4 Ways Of Heating A Greenhouse

All glass structures can be heated by one of four methods, and it may be said at once that there are advantages in every kind of heating apparatus. It is idle to go into the details of such methods, as any intending builder of a greenhouse can obtain full particulars from the various firms concerned. The four methods are these :—

1. Coke or coal boilers and water pipes. An old method which cannot be improved upon in the results it achieves. It does, however, necessitate considerable regular attention and care to operate this system satisfactorily.

The running costs of coke boilers are low, and in large houses it is possible, by a system of partitions, to arrange for different heats in different parts of the same structure.

2. Gas. Gas boilers, with automatic thermostatic control minimize labour, and make for certainty. They are useful for the owner gardener who wants to maintain a required temperature in all weathers with a minimum of trouble. Gas is used outside the house, and there should be no danger whatever to any of the plants.

3. Electricity. Electrically heated boilers operate in the same way as gas boilers. The use of an electric cable is a newer method of heating greenhouses and frames, and as the cables can be used in frames below the soil level, this method has much to commend it where the cost of electricity is not too high.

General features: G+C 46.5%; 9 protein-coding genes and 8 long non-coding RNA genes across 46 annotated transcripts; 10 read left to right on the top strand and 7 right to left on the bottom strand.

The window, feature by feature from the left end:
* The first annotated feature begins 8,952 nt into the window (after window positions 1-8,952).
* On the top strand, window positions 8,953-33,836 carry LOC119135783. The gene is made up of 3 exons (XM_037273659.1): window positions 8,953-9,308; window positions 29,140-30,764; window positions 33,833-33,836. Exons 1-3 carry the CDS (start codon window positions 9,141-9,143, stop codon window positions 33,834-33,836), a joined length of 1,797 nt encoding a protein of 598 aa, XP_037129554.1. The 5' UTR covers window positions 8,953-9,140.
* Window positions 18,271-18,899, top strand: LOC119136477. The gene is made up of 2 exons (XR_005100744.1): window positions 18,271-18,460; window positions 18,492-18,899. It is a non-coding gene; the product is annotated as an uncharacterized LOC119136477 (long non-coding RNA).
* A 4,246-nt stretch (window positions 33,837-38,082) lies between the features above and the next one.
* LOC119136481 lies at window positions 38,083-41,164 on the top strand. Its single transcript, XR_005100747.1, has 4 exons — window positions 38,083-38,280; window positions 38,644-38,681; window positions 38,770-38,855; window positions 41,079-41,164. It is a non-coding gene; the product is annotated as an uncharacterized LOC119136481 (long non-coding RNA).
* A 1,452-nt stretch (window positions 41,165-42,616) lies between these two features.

4. Oil heaters. Oil as a fuel for boilers is used on a large scale in commercial nurseries, which is sufficient recommendation for this type of heating. Small oil heaters for use in little greenhouses are also serviceable. The slight danger from fumes scarcely exists with some types of oil heater, and the moisture content of the air is kept up by the use of pans of water over the heaters. For all except the rarest of plants, I regard some of the modern oil heaters as very satisfactory indeed.

Ventilation is a matter for judgement both in the greenhouse and frame. One point to remember is that ventilation should almost always be effected on the side of the frame or greenhouse away from the wind. No young plants like draughts, but more plants under glass are killed by coddling than by cold winds.

Ventilation and air moisture must both be considered. It is a mistake to allow air to become damp and stagnant : damping off” disease will inevitably result. Daily ventilation all the year round should be aimed at, even if the ventilation is given for a few minutes only.

Ventilation is particularly important when such plants as tomatoes are in flower. If the air is moist, pollination will not be effective, and the fruits will fail to set. That is why tomato houses should always be opened about midday, and why, also, the grower should tap each cane along the row about the same time. Spraying overhead while the flowers are fully open is a mistake. In the case of cucumbers, it is not desirable that the seeds shall form, and spraying overhead is therefore permissible.

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